The invention of a delivery system that would allow large protein molecules such as the growth hormone molecule to be absorbed under the tongue would indeed be a great advancement in medicine and would most certainly not be limited in use to only one specific non-prescription product.
Through the years millions of dollars have been spent on research trying to find a way to pass the large protein molecules into the body intact without the use of injections. Progress has been made in the area of nasal sprays delivering smaller molecules such as insulin by inhalation but at this time non-homeopathic human growth hormone must still be injected.
Please note, with real homeopathic products the properties (electromagnetic energies) of the HGH molecules are transferred into the lattice of the water molecules in the liquid base solution of the product. It is this potentiated solution that is then absorbed under the tongue successfully without the need of a special delivery system.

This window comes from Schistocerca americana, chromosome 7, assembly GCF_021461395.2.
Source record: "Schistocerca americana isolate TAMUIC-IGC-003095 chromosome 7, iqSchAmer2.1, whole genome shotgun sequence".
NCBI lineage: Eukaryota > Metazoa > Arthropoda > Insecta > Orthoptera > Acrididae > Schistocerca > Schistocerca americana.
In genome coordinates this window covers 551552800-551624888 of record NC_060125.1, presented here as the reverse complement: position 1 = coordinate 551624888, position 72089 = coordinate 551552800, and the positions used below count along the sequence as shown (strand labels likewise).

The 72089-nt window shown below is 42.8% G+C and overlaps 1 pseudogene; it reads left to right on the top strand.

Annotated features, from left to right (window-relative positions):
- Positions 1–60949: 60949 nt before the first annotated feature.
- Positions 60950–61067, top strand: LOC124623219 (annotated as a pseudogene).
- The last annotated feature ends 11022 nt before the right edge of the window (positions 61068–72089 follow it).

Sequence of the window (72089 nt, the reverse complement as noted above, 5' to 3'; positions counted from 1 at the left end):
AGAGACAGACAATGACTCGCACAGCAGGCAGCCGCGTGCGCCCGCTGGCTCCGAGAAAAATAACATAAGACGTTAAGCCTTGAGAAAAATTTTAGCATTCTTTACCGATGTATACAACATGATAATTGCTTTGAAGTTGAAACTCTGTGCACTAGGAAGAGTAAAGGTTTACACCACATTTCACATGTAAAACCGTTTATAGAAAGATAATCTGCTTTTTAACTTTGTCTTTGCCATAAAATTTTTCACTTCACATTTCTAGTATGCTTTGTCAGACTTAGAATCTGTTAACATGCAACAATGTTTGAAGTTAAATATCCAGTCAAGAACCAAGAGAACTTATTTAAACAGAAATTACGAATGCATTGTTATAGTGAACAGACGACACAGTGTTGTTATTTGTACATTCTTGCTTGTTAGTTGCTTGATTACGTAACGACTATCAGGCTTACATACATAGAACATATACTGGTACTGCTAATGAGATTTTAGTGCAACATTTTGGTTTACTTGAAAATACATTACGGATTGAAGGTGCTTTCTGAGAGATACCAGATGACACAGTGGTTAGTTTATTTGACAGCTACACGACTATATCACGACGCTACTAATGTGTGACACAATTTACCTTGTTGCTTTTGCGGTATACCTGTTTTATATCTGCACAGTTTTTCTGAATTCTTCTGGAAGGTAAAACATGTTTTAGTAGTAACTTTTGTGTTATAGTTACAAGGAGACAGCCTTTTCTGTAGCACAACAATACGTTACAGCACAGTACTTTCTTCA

About Homeopathic HGH and How it Works
The "Petroleum Base Solution" Claim
There are some sellers who claim you should buy their product because they alone use an organic vegetable base solution in their spray. They claim that all the other spray products contain petroleum in their base solution and they warn that the petroleum can damage the lymph system, liver, or cause other damage.
Of course I cannot say what each and every product on the market contains and there are now many products being made outside the United States, however, I can say that our ProBLEN products do not contain petroleum and they will not damage or clog the lymph system, liver, or any other system or organ in the body.